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Busy year for local sportsmen’s club


The Fort Frances Sportsmen’s Club had a busy year in 2015, including sponsoring three field trips.

Mrs. Gibson’s Grade 4 class from Robert Moore was taken to Rocky Inlet.

Besides snowshoeing, the class noted the various habitats in that area and observed signs (i.e., tracks, holes in trees. etc.) of wildlife there.

Meanwhile, Mrs. Bonner-Vickers’ Grade 8 class from J.W. Walker was taken to sportsmen’s club property where they learned about winter ecology.

The students participated in fire and quinzhee building—survival skills that may prove useful some winter when a snowmobile breaks down or they become lost while hunting.

The snow structure illustrates how good an insulator snow can be.

As well, the Grade 8 classes from J.W. Walker were taken on a tree-planting trip north of Devlin, where they planted 600 container stock jack pine trees.

Over the 25 years the club has sponsored this program, some 311,000 tress have been planted.

Thanks to Bob and Gwen Dimit of Dimit Bus Lines for their donation to youth conservation, as well as to Vic Alberts for driving the bus and waiving his salary.

Several classes also constructed birdhouses, which add to the number of possible nesting sites for many birds, including bluebirds.

Thanks to the many parents who come to the classrooms to help the pupils construct the birdhouses.

All the parts were cut out at the Sister Kennedy Centre workshop by Henry Miller and Bob Holmes.

Miller then gave the students instructions on how to put them together.

Those involved were the Grade 6-8 classes at Donald Young School in Emo (23 birdhouses), the Grades 3 and 4 classes at Robert Moore (13 and 19, respectively), the Graded K-6 classes at SCAP (53), and the kindergarten class at J.W. Walker (17).

Over the past 22 years, bluebird populations have been increasing steadily although 2015 was the worst year yet because of the cold, wet weather in May and June.

Only 66 bluebirds and 166 tree swallows were fledged from our 254 birdhouses.

Thanks to Leanne Donaldson, Margaret Kreger, and Tony Elders for reporting the results of the boxes they monitored (visit the club’s website for more details).

In other news, the price of the O.F.A.H. lottery tickets increased from $2 to $3, which resulted in fewer ticket sales.

However, this decline in ticket sales was offset by the increase in price.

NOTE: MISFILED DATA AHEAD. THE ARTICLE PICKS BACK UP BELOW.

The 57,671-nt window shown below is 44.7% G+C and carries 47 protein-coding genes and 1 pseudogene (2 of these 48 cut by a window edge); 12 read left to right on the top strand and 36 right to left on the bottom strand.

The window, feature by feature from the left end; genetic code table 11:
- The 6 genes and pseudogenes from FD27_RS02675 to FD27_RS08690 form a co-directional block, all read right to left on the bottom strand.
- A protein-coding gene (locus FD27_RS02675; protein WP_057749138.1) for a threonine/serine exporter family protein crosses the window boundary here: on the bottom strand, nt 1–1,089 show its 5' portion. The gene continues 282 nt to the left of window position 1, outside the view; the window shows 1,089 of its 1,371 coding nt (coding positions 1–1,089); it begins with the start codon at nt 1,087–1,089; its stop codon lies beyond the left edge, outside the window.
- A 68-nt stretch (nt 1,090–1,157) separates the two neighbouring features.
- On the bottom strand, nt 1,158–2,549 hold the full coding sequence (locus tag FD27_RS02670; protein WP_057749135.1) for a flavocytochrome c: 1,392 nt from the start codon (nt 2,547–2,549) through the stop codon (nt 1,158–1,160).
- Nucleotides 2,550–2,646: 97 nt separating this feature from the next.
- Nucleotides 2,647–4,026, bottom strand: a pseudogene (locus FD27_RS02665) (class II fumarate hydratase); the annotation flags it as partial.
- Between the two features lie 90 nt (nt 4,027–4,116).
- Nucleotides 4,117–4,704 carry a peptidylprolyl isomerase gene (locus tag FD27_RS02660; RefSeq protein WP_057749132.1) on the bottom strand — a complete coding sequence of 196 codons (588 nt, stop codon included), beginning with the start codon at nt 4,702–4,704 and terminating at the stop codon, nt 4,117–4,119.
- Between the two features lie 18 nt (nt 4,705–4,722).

The number of tickets sold in 2015 was 64 books, earning the local club $560 (whereas the 90 books sold in 2014 brought in $540).

The funds raised helped fund the Bluebird Project.

The club also donated to several organizations doing conservation work, including:

  • $2,000 to the local Stewardship Council for busing classes for tree-planting (although only one group took advantage of this pledge);
  • sponsoring a welcome sign that was placed at the entrance to the Cranberry Peat Bog Interpretive Trail;
  • to the Sister Kennedy Centre seniors’ workshop where we cut out parts for the birdhouses;
  • to the Junior Stewardship Rangers for the pine marten box building project;
  • a $2,000 bursary for students graduating from high school and continuing on to higher education was awarded to Kurt McGuire and Ashton Dokuchie; and
  • Bob and Gwen Dimit, along with Vic Alberts, were given gift certificates for their contributions to youth conservation.


The Bud Cyr Conservation Trophy was awarded to Vic Alberts for his many years of conservation work.

Besides his efforts putting cobble in spawning beds, cleaning streams, sitting on committees, and working on the board of directors for several years, he volunteers to drive school buses taking classes on field trips.

As well, he now joins in helping teachers with outdoor lessons.

The Henry Miller Conservation Plaque was awarded to the Sturgeon Creek Alternative Program (SCAP) for building 53 birdhouses.

The teachers reported the results of occupancy by interviewing pupils that had put them up for birds.

A special award of appreciation was given to Bob and Gwen Dimit for supporting youth conservation projects by providing free busing.

Meanwhile, 2015 saw 39 km of roadside seeding.

Club president Ben Wiersema and Blair Beadow spent a couple of days seeding the Turtle Road, Trout Road, Start Road, Garner Road, and Bearpaw Road.

The club realized $1,429 from this effort but the 2016 seeding project remains questionable.

Last spring, the club held an authorization to transport firearms course.

We had about a dozen people take the course, with everyone doing well (all passed).

Due to changes in firearms legislation, the club made it mandatory for anyone using a handgun on the range to take the handgun safety course.

If someone moves here and can provide proof of taking the course at their home club, they must demonstrate to our instructors their proficiency before being allowed to use the range.

This is the same policy as in Kenora, Dryden, and Sioux Lookout.

The ranges were inspected and approved. First-aid kits have been positioned on each of our ranges and some upgrades have been done.

Signs have been repainted, and the berms were cleaned off and built up on the rifle range.

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